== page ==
About the Author: Raphael Grunfeld’s book, “Ner Eyal on Seder Moed” (distributed by Mesorah) is available at OU.org and your local Jewish bookstore. His new book, “Ner Eyal on Seder Nashim & Nezikin,” will be available shortly.


If you don't see your comment after publishing it, refresh the page.

Our comments section is intended for meaningful responses and debates in a civilized manner. We ask that you respect the fact that we are a religious Jewish website and avoid inappropriate language at all cost.

If you promote any foreign religions, gods or messiahs, lies about Israel, anti-Semitism, or advocate violence (except against terrorists), your permission to comment may be revoked.

No Responses to “Benefiting From A Non-Jew’s Work On Shabbat”

Comments are closed.

SocialTwist Tell-a-Friend

Current Top Story
Do you know where your vegetables grow?
Not So Kosher Shemittah L’Mehadrin
Latest Judaism Stories
Greenbaum-102414

Noach was the lonely man of faith living in a depraved world, full of wickedness.

Parsha-Perspectives-logo

Avraham became a great man during the 175 years of his life, while his predecessors became increasingly wicked, despite staggering knowledge, during their lifetimes of hundreds of years.

Rapps-Rabbi-Joshua-logo

Shem realized that he owed his existence to his father who brought him into the world.

Daf-Yomi-logo

Law-Abiding Citizen
‘That Which Is Crooked Cannot Be Made Straight…’
(Yevamos 22a-b)

The flood was not sent to destroy, but to restore the positive potential of the world.

Question: I recently loaned money to a friend who has been able to repay only part of it. This was an interest-free loan. We exchanged a signed IOU, not a proper shtar with witnesses, since I have always trusted her integrity and only wanted a document that confirms what was loaned and what was repaid. Now that shemittah is approaching, what should I do? Should I forgive the loan? And if my friend is not able to repay it, may I deduct the unpaid money from my ma’aser requirement?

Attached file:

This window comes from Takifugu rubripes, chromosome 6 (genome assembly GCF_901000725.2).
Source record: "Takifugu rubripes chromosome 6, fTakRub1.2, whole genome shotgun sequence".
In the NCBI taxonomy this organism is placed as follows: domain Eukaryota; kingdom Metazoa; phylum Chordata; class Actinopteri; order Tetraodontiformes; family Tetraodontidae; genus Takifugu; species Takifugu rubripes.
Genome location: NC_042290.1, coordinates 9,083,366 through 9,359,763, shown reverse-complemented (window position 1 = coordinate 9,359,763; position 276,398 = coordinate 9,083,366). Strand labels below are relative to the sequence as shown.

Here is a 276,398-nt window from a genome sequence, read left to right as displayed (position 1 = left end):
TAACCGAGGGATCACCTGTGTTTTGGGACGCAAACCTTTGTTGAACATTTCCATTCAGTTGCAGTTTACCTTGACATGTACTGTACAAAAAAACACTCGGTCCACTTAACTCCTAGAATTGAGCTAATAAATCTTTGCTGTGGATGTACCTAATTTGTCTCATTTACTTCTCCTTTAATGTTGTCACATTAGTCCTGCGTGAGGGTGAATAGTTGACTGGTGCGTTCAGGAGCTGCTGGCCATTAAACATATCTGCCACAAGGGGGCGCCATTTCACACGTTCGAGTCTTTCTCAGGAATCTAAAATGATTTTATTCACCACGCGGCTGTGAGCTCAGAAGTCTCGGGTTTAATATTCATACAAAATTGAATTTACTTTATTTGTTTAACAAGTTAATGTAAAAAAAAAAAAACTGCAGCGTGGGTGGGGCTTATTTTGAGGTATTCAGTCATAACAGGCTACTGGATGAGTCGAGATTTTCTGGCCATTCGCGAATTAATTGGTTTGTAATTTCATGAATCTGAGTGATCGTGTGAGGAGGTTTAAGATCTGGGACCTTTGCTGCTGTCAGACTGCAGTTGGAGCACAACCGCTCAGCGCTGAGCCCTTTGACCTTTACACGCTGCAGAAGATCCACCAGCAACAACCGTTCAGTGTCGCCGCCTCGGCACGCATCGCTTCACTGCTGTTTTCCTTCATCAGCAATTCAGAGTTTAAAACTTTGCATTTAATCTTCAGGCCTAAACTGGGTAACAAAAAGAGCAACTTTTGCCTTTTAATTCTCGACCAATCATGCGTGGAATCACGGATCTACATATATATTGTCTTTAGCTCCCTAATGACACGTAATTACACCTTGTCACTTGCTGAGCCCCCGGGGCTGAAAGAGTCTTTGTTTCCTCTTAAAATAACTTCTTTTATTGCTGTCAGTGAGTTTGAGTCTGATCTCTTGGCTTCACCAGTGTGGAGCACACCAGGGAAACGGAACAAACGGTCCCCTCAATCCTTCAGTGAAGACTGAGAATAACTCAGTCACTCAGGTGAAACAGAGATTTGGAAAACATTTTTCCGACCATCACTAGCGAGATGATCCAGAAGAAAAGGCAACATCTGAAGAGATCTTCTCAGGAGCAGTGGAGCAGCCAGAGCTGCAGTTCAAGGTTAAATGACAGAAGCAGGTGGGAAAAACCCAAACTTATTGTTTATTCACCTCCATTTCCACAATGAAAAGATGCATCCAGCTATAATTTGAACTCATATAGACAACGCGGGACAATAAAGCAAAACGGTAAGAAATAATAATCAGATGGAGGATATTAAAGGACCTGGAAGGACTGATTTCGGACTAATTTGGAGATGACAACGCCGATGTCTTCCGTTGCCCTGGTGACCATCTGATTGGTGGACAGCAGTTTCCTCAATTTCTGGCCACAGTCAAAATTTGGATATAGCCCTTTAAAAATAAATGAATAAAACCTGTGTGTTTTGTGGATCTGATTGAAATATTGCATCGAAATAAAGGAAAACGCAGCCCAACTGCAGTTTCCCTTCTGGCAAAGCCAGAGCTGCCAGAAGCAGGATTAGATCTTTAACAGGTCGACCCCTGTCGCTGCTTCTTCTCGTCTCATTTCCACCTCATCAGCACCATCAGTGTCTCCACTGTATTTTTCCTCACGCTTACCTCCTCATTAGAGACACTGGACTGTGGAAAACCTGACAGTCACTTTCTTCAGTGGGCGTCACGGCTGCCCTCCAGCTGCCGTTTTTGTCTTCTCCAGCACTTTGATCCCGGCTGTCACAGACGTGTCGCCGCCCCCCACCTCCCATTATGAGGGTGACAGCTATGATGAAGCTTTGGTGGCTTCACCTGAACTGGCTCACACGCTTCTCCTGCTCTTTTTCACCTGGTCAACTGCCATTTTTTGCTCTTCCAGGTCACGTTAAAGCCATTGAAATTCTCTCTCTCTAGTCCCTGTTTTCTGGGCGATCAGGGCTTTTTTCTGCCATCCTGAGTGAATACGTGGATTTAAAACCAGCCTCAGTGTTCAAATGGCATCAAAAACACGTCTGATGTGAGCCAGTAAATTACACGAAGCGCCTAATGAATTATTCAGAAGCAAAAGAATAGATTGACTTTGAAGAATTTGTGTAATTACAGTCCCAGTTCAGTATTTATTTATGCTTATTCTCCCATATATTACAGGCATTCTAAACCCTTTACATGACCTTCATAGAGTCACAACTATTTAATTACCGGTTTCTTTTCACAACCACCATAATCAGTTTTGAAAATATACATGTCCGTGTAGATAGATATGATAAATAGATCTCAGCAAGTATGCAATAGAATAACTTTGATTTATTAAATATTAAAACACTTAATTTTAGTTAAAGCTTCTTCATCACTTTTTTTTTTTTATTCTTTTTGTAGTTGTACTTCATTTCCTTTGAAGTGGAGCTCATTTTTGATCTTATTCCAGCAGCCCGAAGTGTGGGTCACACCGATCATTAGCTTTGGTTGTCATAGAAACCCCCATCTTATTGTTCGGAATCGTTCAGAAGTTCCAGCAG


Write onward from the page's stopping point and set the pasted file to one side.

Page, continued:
Name Withheld

Why is there is no mention of dinosaurs, and other prehistoric animals, in the Torah?

Strict din demands perfection. There is no room for shortcomings and no place for excuses; you are responsible.

Surprisingly, my husband and one son arrived home over half-an-hour earlier than usual. I excitedly shared my perfect-timing story, but my better half one upped me easily.

Noach felt a tug, and then heard a rip. His jacket had been caught on the nail, and the beautiful suit had a tear.

Boundaries must be set in every home. Parents and children are not pals. They are not equals.

Noah and his wife could not fathom living together as husband and wife and continuing the human race

The Babel story is the 2nd in a 4-act drama that’s unmistakably a connecting thread of Bereishit

Our intentions are critical in raising children because they mimic everything we parents do & think

A humble person who achieves a position of prominence will utilize the standing to benefit others.

More Articles from Raphael Grunfeld
Grunfeld-Raphael-logo

Should we sit in the sukkah on a day that may be the eighth day when we are not commanded to sit in the sukkah at all?

Grunfeld-Raphael-logo

We are told that after returning home from Ne’ilah and breaking our fast, the first activity we should engage in is building a sukkah.

In addition to Yom Kippur, there is at least one other instance when a person may fast on Shabbat – the case of a ta’anit chalom, in which a person wishes to fast to prevent an ominous dream from becoming reality.

We must eat, sleep, work, and care for our dependants. How much time is left over after all that?

If mourning is incompatible with Yom Tov, why is it not incompatible with Shabbat?

On Chol HaMoed some work is prohibited and some is permitted. According to some opinions, the work prohibition is biblical; according to others, it’s rabbinical.

Based on the opinion of the Ramban, the Territorial School believes that leaving any territory of the Land of Israel in the possession of non-Jews is a violation of a biblical mandate.

Printed from: http://www.jewishpress.com/judaism/halacha-hashkafa/benefiting-from-a-non-jews-work-on-shabbat/2013/02/06/

Scan this QR code to visit this page online: